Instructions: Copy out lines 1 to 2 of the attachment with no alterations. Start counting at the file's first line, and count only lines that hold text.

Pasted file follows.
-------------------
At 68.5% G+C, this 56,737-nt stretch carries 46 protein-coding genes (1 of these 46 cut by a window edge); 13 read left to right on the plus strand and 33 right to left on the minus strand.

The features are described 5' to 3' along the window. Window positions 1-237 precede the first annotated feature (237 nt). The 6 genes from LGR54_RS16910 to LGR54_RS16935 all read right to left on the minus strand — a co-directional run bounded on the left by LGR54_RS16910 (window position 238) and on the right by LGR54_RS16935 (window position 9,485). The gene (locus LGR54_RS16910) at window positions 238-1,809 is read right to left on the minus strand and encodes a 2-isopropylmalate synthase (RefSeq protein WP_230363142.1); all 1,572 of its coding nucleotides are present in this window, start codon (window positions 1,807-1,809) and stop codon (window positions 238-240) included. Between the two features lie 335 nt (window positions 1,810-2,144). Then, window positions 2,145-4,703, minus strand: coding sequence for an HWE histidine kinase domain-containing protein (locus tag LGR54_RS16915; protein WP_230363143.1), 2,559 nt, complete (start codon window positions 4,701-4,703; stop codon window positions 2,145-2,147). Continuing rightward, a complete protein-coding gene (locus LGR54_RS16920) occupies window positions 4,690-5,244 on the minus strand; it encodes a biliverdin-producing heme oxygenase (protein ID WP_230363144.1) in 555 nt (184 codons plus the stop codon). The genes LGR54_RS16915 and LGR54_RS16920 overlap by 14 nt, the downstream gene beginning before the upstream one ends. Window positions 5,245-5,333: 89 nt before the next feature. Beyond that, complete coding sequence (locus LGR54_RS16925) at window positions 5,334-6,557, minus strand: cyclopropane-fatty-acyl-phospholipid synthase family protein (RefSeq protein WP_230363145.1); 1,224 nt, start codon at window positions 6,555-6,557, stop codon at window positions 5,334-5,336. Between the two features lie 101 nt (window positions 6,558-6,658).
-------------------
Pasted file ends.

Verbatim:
At 68.5% G+C, this 56,737-nt stretch carries 46 protein-coding genes (1 of these 46 cut by a window edge); 13 read left to right on the plus strand and 33 right to left on the minus strand.

The features are described 5' to 3' along the window. Window positions 1-237 precede the first annotated feature (237 nt). The 6 genes from LGR54_RS16910 to LGR54_RS16935 all read right to left on the minus strand — a co-directional run bounded on the left by LGR54_RS16910 (window position 238) and on the right by LGR54_RS16935 (window position 9,485). The gene (locus LGR54_RS16910) at window positions 238-1,809 is read right to left on the minus strand and encodes a 2-isopropylmalate synthase (RefSeq protein WP_230363142.1); all 1,572 of its coding nucleotides are present in this window, start codon (window positions 1,807-1,809) and stop codon (window positions 238-240) included. Between the two features lie 335 nt (window positions 1,810-2,144). Then, window positions 2,145-4,703, minus strand: coding sequence for an HWE histidine kinase domain-containing protein (locus tag LGR54_RS16915; protein WP_230363143.1), 2,559 nt, complete (start codon window positions 4,701-4,703; stop codon window positions 2,145-2,147). Continuing rightward, a complete protein-coding gene (locus LGR54_RS16920) occupies window positions 4,690-5,244 on the minus strand; it encodes a biliverdin-producing heme oxygenase (protein ID WP_230363144.1) in 555 nt (184 codons plus the stop codon). The genes LGR54_RS16915 and LGR54_RS16920 overlap by 14 nt, the downstream gene beginning before the upstream one ends. Window positions 5,245-5,333: 89 nt before the next feature. Beyond that, complete coding sequence (locus LGR54_RS16925) at window positions 5,334-6,557, minus strand: cyclopropane-fatty-acyl-phospholipid synthase family protein (RefSeq protein WP_230363145.1); 1,224 nt, start codon at window positions 6,555-6,557, stop codon at window positions 5,334-5,336. Between the two features lie 101 nt (window positions 6,558-6,658).